Let those decadent elements in the Orthodox Churches, who have since 1917 been swimming with the tide of global secularism, cease their slanders. Let them repent, answering positively Christ’s questions to Peter, ‘Lovest thou me?’ And let them know that the alternative to this is spiritual suicide. Let the full spiritual identity of Orthodoxy now be restored, that we may together sincerely and wholeheartedly cry ‘Christ is risen’ on the Paschal night which now draws near, amid the deep sobriety of Holy Week.

Archpriest Andrew Phillips,
St John’s Orthodox Church,
Colchester, Essex

Great Monday 2009


1.In much the same way, in England the statue of the mass murderer and regicide Cromwell, responsible for the genocide of hundreds of thousands, actually stands outside the Houses of Parliament in London. In Germany and Austria statues or commemorative mugs and tea-towels of Hitler would be unthinkable. Although the present dictatorship in Georgia still commemorates Stalin and in Russia itself the last statues of Lenin are only slowly being removed, it seems extraordinary that the British government can object to the images of such tyrants in other countries, when it itself commemorates its own.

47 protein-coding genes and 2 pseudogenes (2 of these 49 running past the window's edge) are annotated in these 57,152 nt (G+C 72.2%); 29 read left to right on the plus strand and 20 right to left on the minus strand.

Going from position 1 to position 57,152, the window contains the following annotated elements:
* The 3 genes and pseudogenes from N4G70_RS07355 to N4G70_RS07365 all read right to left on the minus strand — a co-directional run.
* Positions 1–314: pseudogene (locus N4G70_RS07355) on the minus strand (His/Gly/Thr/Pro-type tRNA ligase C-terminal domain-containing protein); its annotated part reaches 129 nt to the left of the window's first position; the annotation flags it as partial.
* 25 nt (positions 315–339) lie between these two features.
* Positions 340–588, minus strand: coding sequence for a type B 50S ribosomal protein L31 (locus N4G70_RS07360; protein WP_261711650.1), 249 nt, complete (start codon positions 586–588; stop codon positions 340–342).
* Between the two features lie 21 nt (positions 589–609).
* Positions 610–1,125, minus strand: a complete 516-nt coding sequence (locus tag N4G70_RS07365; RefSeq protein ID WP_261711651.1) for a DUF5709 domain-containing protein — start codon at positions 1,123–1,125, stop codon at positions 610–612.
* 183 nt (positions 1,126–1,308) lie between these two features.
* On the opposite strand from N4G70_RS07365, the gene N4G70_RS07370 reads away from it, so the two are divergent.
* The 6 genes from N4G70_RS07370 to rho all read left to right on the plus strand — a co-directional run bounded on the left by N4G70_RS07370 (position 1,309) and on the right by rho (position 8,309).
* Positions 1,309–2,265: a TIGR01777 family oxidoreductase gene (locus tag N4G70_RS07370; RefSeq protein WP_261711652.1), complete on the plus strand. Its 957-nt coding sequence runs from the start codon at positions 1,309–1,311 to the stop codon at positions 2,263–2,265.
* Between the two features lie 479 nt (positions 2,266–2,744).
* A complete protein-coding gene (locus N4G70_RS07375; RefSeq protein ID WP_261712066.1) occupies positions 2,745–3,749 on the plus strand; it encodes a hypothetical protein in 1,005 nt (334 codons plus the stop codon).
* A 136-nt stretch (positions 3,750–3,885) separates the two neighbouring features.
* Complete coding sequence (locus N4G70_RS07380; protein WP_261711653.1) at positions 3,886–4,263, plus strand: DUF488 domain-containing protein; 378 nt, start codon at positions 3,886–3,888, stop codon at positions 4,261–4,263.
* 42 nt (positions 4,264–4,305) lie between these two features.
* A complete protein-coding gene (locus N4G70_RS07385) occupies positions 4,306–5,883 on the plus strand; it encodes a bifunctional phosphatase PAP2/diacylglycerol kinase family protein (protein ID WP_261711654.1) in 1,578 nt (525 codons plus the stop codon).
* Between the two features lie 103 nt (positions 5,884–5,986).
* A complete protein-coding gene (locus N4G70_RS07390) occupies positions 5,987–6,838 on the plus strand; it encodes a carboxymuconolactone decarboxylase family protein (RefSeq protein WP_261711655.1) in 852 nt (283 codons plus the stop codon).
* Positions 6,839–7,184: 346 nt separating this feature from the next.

2.Some may speak of Orthodox proselytism among Roman Catholic populations and falsely accuse Orthodox of hypocrisy. Let it be said now that the Orthodox Church does not proselytise, using Protestant-style sales techniques, bribery and intimidation, it simply celebrates the services. If individual Roman Catholics, become aware of their spiritual deprivation and their true spiritual roots, come to the Church and ask to be received into Her as matter of conscience, this is not proselytism.